• Keeping individual health records for all types
Other elements include:
  • Self-checks by employees to look for and report any signs of work-related ill health. BUT to comply with regulations these have to be part of a program in which health records are kept and where employees are:
  1. Trained about signs of illness or disease, and how and when to look for them
  2. Told how and when to report signs and to who – a responsible or qualified person
  3. Also subject to periodic checks by a responsible or qualified person
  • Baseline health assessment on commencing a new post or placement
Why carry out health surveillance?
To benefit workers by:
  • Detecting harmful health effects at an early stage
  • Check that control measures are working
  • Provide data by health records to detect and evaluate health risks
  • Provide an opportunity to train and instruct employees
  • Give employees a chance to raise concerns about the effect of work on health
But carrying out the health surveillance is not enough – you must act on the results.
Line Management Responsibilities
Ensure that:
  • Risk assessments for work activity involving hazards; include consideration of the need for health surveillance
  • Where health surveillance of individual employees is deemed to be necessary, it takes place at the required frequency.
  • The results of health surveillance are acted upon to meet statutory and management requirements
  • The records of results of health surveillance are maintained to meet statutory requirements and are available to HSE Inspectors requesting them
Employee Responsibility
To co-operate fully with employers' health surveillance programmes made during working time.
If the employee does not co-operate then we cannot advise management that the employee is fit to continue in those duties.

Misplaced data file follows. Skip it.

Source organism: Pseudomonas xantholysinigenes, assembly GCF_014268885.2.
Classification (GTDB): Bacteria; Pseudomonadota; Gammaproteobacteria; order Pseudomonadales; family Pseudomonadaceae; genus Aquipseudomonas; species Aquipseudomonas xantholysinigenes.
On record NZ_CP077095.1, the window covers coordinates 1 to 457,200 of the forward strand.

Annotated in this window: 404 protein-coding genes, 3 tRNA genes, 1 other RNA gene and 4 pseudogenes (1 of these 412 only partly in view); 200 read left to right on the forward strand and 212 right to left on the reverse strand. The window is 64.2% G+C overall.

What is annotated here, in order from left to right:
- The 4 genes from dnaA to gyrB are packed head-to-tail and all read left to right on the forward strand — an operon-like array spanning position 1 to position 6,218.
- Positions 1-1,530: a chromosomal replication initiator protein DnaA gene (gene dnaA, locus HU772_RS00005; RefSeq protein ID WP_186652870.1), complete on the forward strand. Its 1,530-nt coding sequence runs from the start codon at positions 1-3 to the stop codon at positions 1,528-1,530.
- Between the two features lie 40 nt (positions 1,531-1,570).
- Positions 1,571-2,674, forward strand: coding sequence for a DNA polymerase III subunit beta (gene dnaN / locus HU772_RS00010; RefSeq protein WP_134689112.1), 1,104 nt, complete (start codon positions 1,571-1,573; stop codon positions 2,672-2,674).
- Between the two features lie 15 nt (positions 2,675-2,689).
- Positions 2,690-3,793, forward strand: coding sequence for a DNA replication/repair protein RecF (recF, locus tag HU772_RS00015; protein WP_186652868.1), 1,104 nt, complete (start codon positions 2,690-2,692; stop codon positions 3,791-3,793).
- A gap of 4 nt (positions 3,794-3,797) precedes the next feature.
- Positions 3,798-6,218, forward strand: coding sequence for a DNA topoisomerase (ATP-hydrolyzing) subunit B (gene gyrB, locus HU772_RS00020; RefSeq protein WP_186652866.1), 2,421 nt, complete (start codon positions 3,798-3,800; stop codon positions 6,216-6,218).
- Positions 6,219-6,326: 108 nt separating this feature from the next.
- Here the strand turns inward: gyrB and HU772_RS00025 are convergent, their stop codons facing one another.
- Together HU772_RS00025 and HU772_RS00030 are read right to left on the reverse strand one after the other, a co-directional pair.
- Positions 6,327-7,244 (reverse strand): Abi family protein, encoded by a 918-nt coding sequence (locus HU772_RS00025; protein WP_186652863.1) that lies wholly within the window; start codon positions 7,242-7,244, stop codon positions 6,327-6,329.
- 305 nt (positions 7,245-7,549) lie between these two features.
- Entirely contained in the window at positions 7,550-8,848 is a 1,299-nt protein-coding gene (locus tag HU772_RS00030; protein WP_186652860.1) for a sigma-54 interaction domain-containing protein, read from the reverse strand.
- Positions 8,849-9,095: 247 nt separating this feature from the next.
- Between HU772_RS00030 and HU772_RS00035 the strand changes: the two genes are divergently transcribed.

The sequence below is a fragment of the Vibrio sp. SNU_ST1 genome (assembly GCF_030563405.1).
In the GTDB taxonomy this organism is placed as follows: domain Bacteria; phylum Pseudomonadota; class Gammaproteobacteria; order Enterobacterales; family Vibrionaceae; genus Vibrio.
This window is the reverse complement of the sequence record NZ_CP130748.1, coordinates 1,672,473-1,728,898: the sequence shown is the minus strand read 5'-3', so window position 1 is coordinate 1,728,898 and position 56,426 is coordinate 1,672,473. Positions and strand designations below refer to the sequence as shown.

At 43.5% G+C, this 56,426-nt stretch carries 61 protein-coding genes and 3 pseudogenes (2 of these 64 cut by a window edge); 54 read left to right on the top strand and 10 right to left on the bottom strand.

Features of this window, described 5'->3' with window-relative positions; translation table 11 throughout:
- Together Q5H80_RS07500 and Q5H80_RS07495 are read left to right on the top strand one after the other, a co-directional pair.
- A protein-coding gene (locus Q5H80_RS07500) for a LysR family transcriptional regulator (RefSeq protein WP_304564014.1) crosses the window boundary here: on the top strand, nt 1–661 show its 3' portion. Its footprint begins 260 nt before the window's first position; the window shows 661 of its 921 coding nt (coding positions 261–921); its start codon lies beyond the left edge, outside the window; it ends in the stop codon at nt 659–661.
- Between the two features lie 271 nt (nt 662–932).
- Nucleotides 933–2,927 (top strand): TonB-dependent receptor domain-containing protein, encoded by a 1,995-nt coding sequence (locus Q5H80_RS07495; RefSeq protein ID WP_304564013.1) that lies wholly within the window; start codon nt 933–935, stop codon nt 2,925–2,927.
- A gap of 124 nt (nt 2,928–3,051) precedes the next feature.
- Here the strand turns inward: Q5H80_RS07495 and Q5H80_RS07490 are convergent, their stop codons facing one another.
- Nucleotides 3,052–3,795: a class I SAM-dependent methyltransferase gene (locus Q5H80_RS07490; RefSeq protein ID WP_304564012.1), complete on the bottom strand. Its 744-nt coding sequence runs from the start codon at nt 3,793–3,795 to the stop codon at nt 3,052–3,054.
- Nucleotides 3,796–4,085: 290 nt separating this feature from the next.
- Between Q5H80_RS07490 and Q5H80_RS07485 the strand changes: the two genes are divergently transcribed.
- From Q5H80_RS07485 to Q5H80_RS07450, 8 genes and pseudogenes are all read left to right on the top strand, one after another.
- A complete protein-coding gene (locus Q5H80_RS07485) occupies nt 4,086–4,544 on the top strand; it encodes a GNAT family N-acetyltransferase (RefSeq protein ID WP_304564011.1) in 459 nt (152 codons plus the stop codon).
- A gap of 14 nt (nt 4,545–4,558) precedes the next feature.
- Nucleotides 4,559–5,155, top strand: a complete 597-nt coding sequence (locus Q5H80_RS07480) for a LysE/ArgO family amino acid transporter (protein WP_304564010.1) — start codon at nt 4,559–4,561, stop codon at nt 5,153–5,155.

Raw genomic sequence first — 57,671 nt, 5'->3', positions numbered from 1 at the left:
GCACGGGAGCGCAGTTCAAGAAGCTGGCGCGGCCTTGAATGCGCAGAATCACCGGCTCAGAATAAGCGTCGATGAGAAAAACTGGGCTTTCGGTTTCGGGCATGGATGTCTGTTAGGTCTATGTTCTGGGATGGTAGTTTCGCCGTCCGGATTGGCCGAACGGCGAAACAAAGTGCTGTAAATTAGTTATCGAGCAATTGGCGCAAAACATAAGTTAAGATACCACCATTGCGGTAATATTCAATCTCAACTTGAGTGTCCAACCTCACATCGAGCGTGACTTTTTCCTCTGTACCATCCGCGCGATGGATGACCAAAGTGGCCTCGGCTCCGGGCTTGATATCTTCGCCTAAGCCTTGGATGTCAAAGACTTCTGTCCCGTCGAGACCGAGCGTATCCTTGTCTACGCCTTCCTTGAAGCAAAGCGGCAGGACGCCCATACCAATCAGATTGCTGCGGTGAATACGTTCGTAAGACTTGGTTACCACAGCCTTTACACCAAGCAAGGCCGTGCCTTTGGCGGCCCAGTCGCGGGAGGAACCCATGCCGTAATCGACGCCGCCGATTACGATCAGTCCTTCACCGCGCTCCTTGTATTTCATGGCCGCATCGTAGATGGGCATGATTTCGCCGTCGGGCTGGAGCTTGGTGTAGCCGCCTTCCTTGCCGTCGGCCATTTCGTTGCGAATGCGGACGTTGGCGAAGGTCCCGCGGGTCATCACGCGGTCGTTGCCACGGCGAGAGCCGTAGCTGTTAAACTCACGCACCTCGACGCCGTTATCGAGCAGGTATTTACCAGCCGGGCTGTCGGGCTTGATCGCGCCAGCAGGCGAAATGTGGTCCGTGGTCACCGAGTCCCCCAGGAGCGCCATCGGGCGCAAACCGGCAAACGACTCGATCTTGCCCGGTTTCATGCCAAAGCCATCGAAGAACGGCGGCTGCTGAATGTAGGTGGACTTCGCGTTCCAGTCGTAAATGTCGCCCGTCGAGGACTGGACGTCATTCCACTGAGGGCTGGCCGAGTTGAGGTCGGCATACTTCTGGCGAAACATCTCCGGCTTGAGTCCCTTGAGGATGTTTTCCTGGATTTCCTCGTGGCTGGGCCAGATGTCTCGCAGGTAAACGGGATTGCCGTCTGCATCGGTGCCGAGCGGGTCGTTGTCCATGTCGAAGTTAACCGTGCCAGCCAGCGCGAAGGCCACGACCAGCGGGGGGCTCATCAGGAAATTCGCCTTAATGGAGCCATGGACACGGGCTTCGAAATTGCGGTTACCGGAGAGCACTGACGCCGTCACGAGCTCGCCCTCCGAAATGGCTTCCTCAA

Making sure that health surveillance works!
Be clear about the purpose, who is in charge of the program, who is accountable for it and that the results are acted upon.
Involve employees and their representatives, so that there are clear lines of communication.
Introduce the right programme.
Have clear roles and responsibilities, with competent people, and appropriate instructions and time scales.
Record and act on the results in an appropriate manner.
Certain groups may need special protection e.g. pregnant workers, young workers.
Monitor and evaluate the programme.
Health records
Health surveillance programs should include keeping a health record for each individual to provide:
    A historical record of jobs involving exposure to workplace hazards
    A historical record of the outcome
    Information for HSE or local authority inspectors
Ensure that the health records are completed routinely and systematically, are paper based or held on computer and, as a minimum, contain:
  • Surname
  • Forename
  • Sex
  • Date of birth
  • Permanent addres
  • NI number
  • Date started present job
  • Historical record of jobs involving exposure to the hazard for which health surveillance required during this employment
  • Conclusions, decisions, fitness for work (but not clinical information)
  • Date carried out
  • Name of person carrying out the health surveillance
These records are subject to The Access to Health Records Act 1990 and Data Protection Act 1998. Health records must be kept for as long as those employees are employed. Some specific regulations state that the records need to be kept for up to 50 years (e.g. Ionising Radiation). It is good practice to offer the employee a copy when they leave the company.
Where health surveillance involves inspections, examinations, taking samples and making enquiries it is essential that suitable facilities be provided. Rooms must have privacy, be clean, warm and airy, and have washing, lighting and separate toilet facilities.
In certain circumstances, medical surveillance is specified, which states that the employee requires surveillance carried out by a registered medical practitioner, who is "appointed" by the Health & Safety Executive for this purpose.
Where these requirements exist, the employer must ensure that a doctor is appointed and that he has the required access to the site, both to carry out the surveillance, and be aware of the work practices.
RIDDOR Reporting
For most businesses a reportable accident, dangerous occurrence or case of disease is a comparatively rare event. However, employers, self-employed or persons in control of work premises should be aware that they still have duties under the Reporting of Injuries, Diseases and Dangerous Occurrences Regulations 1995 (RIDDOR'95). Information from reported accidents etc. enables enforcing authorities to identify where and how risks arise and to investigate accidents as considered appropriate.